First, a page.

0
 
LVL 8

Expert Comment

by:Jeff Perry
Comment Utility
The advanced compression will get you a higher usable data count but that is not really a plus when your main use for the san is virtualization.

For the virtual environment the number of Input/output per second is the number to track.

You can use performance monitor to gauge the I/O that each of your proposed host will use.

From there you compare which solution will better serve not only the initial vm's but the others that are (at least in my experience) likely to follow.

You didn't mention which models of san's you were quoted but the higher up the model chain you get the more features (licenses) you are likely to be pitched. With EMC there are quite a few but at the lower levels they are usually bundled with the device.
0
 
LVL 16

Assisted Solution

by:Gerald Connolly
Gerald Connolly earned 166 total points
Comment Utility
Vendors typically have licensing to cover everything, so it could be capacity based ie an extra licence (and it's associated cost) for every TB, or snapshots, or features like RAID level migration, NDMP client, etc etc

Just make sure you read their specs carefully, and ask questions, questions, questions.

Get the vendors to compare their systems with each other.

There are lots of vendors in this space, EMC is one of the big boys along with Netapps, HP, IBM and probably 30+ other reputable companies
0
 

Author Comment

by:MeowserM
Comment Utility
Thank you all for your questions.  It gives me information that I can ask the vendors.  

The EMC is a VNXe3300 with dual controllers.  I can't seem to get a clear answer on IOPS.

The Nimble is a CS 220 with dual controllers.  Again, not clear on the IOPS.

Thanks again for your insight.  Very appreciated
0
 
LVL 8

Expert Comment

by:Jeff Perry
Comment Utility
In actuality if both solutions are quoted with ssd drives I have a hard time believing that you will hit the I/O limit before using up all the available storage.

The typical 15k SAS drive is rated around 175 I/O's while an SSD drive is rated in the thousands of I/O's.
0
 
LVL 11

Expert Comment

by:gmbaxter
Comment Utility
That would depend on whether the SSD is used as cache or a data tier. If a data tier, then not everything will utilise the SSD IOPS, and if auto tiering is present it will depend on the granularity offered whether the SSD fills up too quickly impacting performance.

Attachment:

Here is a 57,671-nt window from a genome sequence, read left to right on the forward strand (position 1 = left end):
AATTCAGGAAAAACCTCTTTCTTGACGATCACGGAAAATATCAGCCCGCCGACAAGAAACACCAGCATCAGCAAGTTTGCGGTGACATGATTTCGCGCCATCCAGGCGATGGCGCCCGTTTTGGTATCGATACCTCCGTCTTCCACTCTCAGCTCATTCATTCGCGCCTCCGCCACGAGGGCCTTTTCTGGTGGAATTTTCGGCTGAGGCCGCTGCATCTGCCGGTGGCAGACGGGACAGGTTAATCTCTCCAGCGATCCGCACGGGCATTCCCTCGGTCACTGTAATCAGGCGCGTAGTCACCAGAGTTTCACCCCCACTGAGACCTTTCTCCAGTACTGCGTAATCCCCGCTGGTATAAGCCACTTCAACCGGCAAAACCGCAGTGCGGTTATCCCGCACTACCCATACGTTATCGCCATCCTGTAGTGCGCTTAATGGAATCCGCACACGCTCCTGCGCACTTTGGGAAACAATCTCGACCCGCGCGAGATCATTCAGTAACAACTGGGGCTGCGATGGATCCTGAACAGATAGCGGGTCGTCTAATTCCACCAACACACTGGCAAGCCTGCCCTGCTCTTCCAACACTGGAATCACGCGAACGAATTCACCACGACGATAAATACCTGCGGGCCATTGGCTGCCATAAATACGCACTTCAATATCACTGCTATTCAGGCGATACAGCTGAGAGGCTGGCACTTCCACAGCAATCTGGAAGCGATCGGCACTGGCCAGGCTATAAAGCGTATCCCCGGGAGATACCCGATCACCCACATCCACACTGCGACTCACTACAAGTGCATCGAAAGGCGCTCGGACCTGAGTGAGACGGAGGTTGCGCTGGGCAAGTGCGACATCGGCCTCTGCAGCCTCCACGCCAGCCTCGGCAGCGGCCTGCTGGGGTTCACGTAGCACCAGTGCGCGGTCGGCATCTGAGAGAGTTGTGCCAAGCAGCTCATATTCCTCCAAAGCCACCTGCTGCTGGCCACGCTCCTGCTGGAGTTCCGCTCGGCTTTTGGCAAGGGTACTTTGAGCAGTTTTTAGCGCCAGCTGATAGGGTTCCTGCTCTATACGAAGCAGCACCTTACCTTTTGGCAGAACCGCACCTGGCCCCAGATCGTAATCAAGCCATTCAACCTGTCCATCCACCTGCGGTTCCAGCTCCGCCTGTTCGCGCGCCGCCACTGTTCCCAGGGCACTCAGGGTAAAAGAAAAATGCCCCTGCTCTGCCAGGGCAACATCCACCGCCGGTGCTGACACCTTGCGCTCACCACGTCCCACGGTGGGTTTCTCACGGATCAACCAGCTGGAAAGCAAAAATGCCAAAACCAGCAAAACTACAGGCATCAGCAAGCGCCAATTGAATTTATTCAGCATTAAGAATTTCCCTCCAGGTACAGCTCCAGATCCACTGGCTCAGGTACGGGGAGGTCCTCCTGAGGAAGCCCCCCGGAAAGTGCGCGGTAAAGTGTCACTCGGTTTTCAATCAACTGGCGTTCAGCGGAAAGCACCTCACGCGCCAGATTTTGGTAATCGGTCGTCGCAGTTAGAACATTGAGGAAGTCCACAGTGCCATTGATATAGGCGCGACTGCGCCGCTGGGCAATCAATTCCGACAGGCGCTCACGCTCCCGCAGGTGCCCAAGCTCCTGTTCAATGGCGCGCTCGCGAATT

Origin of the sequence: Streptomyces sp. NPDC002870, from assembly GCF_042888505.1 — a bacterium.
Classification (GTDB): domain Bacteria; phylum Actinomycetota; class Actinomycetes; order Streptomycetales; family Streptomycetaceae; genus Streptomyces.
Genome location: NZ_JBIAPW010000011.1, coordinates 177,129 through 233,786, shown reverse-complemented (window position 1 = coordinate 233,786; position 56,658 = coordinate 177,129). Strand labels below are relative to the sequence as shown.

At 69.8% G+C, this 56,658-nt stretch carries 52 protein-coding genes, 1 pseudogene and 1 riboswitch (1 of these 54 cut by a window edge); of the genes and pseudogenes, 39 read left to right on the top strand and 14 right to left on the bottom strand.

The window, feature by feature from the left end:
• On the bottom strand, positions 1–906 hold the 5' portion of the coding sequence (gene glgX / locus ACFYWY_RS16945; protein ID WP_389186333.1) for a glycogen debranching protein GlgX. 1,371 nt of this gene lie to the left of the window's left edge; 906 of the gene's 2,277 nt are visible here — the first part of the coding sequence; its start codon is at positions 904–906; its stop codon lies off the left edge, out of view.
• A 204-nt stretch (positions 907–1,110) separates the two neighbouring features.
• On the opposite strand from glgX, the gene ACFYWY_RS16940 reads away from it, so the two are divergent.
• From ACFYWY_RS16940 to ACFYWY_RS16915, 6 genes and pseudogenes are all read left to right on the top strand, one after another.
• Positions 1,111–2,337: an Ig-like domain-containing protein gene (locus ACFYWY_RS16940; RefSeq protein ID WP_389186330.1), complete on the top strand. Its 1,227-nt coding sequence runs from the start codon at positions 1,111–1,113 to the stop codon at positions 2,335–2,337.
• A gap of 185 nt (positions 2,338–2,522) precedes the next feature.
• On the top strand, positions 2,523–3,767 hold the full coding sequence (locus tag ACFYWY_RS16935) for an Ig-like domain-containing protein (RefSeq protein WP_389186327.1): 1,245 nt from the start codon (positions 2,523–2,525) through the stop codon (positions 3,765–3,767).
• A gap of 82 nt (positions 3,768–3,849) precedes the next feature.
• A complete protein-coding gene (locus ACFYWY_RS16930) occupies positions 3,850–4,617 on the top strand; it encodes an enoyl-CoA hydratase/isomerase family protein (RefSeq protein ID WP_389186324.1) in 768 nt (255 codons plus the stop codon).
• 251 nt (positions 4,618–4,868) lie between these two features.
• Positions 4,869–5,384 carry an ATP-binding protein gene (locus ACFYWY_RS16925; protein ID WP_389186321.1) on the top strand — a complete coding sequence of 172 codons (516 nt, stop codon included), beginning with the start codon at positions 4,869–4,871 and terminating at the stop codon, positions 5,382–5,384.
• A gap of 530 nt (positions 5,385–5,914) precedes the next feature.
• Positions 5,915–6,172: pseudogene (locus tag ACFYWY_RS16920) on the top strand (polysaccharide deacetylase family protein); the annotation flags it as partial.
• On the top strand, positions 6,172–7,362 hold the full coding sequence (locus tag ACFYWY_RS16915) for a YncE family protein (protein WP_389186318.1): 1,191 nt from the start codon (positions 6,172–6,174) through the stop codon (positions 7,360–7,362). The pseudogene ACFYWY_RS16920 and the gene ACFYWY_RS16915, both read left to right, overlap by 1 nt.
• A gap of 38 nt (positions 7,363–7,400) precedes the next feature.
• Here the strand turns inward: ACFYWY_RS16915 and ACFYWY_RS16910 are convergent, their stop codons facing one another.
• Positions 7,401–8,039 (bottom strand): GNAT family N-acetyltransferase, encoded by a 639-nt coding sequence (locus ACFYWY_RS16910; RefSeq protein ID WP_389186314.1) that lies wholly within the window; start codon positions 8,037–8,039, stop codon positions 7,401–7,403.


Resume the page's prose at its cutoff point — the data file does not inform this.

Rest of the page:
0
 

Author Comment

by:MeowserM
Comment Utility
I just spoke to the EMC vendor and they seem to be pulling ahead of the competition.  

They changed thier quote to include Flash SSD at 500GB usable space and 15K disks at 3TB of usable space and 7200 disks at 14TB of usable space.

I kinda like the varying levels of Flash speed, performance speed, and capacity "file server" type speed.

It seems to keep the costs down.
0

Featured Post

Complete VMware vSphere® ESX(i) & Hyper-V Backup

Capture your entire system, including the host, with patented disk imaging integrated with VMware VADP / Microsoft VSS and RCT. RTOs is as low as 15 seconds with Acronis Active Restore™. You can enjoy unlimited P2V/V2V migrations from any source (even from a different hypervisor)

Join & Write a Comment

Ever notice how you can't use a new drive in Windows without having Windows assigning a Disk Signature?  Ever have a signature collision problem (especially with Virtual Machines?)  This article is intended to help you understand what's going on and…
I previously wrote an article addressing the use of UBCD4WIN and SARDU. All are great, but I have always been an advocate of SARDU. Recently it was suggested that I go back and take a look at Easy2Boot in comparison.
To efficiently enable the rotation of USB drives for backups, storage pools need to be created. This way no matter which USB drive is installed, the backups will successfully write without any administrative intervention. Multiple USB devices need t…
This tutorial will show how to configure a single USB drive with a separate folder for each day of the week. This will allow each of the backups to be kept separate preventing the previous day’s backup from being overwritten. The USB drive must be s…

743 members asked questions and received personalized solutions in the past 7 days.

Join the community of 500,000 technology professionals and ask your questions.

Join & Ask a Question

Need Help in Real-Time?

Connect with top rated Experts

18 Experts available now in Live!

Get 1:1 Help Now